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5. Changes in Fedora for System Administrators

5.1. Fedora 12 Boot Time

5.1.1. GRUB with ext4 support

Fedora 9 originally included experimental support for ext4 and Fedora 11 included ext4 by default. However, GRUB in that version did not support ext4 and hence required a separate boot partition formatted as ext3 or ext2. Fedora 12 now includes a updated version of GRUB with ext4 support. Anaconda (the Fedora installer) will permit this as well.

5.1.2. Dracut — new booting system

Up until Fedora 10, the boot system (initial ram disk or initrd) used to boot Fedora was monolithic, very distribution-specific and did not provide much flexibility. This will be replaced with Dracut, an initial ram disk with an event-based framework designed to be distribution-independent. It has been also adopted by the Fedora-derived OLPC project's XO operating system. OLPC modules for Dracut are available in the Fedora repository. Early feedback and testing is welcome.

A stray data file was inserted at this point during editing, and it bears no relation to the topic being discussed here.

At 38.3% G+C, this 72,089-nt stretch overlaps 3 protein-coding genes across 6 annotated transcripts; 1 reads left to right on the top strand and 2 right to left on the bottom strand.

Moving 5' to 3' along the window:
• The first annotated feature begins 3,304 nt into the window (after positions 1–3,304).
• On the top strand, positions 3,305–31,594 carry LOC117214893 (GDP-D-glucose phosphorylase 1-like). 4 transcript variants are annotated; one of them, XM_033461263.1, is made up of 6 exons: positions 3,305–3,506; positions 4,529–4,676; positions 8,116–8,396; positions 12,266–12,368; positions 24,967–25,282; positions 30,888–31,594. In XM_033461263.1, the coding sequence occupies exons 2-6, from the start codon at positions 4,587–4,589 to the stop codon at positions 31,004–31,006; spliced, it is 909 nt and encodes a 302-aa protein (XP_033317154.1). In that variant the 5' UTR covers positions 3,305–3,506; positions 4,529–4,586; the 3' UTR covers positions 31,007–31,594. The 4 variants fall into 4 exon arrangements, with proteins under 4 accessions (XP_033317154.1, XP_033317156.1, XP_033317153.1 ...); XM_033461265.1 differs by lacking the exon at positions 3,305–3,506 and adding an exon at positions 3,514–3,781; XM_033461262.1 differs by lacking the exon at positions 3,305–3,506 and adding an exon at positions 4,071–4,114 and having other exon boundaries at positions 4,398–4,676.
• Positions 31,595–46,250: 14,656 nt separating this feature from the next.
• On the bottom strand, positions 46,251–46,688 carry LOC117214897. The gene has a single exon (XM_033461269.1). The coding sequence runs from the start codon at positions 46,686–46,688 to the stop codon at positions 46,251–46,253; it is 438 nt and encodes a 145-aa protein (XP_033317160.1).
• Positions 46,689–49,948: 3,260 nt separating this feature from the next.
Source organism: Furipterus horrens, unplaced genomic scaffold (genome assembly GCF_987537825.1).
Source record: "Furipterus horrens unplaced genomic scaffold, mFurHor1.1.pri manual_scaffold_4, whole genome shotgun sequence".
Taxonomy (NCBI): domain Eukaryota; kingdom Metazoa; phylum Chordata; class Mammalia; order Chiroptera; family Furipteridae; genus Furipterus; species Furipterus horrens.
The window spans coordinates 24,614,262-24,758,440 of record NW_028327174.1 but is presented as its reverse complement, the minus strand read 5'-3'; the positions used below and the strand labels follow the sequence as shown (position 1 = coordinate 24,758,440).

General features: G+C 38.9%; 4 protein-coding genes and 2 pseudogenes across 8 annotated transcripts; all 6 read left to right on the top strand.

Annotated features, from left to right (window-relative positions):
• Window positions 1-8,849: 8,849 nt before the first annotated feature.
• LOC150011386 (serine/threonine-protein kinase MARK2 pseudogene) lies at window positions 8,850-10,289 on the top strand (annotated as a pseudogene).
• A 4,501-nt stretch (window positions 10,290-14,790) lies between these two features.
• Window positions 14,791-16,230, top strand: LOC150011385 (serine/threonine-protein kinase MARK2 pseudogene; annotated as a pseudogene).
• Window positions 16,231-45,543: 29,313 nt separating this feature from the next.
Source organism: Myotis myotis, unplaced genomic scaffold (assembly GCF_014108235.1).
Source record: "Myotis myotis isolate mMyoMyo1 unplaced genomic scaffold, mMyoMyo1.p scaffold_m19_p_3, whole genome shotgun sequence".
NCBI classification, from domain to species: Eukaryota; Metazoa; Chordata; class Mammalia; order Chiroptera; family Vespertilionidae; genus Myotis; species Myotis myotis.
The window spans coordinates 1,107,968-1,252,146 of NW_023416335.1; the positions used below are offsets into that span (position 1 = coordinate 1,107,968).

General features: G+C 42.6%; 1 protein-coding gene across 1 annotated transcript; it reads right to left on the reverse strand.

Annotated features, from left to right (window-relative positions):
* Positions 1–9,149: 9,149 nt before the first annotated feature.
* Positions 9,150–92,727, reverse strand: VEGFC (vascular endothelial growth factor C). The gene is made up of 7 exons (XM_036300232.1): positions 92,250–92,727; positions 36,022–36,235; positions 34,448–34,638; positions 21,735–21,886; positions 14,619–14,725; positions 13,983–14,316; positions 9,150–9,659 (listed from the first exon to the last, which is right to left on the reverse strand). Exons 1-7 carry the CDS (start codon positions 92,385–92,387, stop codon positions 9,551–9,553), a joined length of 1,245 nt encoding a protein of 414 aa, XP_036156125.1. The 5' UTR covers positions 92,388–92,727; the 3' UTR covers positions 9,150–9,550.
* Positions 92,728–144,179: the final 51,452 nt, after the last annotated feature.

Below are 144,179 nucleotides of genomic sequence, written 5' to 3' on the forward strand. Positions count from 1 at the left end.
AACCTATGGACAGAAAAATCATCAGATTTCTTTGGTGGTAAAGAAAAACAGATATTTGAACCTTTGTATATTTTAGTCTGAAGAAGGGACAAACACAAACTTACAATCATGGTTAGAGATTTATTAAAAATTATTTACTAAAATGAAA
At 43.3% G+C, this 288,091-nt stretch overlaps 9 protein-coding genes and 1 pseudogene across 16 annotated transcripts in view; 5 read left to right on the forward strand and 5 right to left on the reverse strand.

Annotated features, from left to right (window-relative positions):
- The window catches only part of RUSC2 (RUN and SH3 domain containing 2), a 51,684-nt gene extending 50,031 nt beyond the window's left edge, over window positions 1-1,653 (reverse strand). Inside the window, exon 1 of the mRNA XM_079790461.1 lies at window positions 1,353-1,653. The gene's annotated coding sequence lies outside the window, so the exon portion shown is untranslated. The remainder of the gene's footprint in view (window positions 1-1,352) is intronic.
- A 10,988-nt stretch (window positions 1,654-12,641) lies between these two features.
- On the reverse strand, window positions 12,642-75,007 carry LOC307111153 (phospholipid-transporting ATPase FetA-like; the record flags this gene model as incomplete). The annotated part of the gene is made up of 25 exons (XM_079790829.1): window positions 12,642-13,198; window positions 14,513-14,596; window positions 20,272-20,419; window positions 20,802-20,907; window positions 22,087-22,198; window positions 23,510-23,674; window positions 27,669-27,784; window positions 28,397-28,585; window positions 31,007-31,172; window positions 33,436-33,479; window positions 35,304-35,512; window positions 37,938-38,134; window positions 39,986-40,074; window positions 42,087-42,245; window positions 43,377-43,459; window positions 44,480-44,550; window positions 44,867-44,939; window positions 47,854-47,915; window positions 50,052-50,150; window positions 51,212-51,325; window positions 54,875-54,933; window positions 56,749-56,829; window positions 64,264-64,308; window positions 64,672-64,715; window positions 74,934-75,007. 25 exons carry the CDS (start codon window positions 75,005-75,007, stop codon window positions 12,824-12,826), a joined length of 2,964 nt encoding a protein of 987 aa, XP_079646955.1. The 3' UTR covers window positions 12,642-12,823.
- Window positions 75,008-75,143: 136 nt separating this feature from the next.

5.1.3. Faster and smoother graphical startup

Kernel Mode Setting (KMS) is now enabled by default on NVIDIA systems as well, through the Nouveau driver. Fedora 10 originally included support for KMS, but only for some ATI display cards. In Fedora 11, this was extended to Intel cards as well. This release has extended it further to support NVIDIA cards as well.
As as result of this improvement, you will get a faster and smoother graphical boot on nearly all systems, via the plymouth graphical boot system developed within Fedora.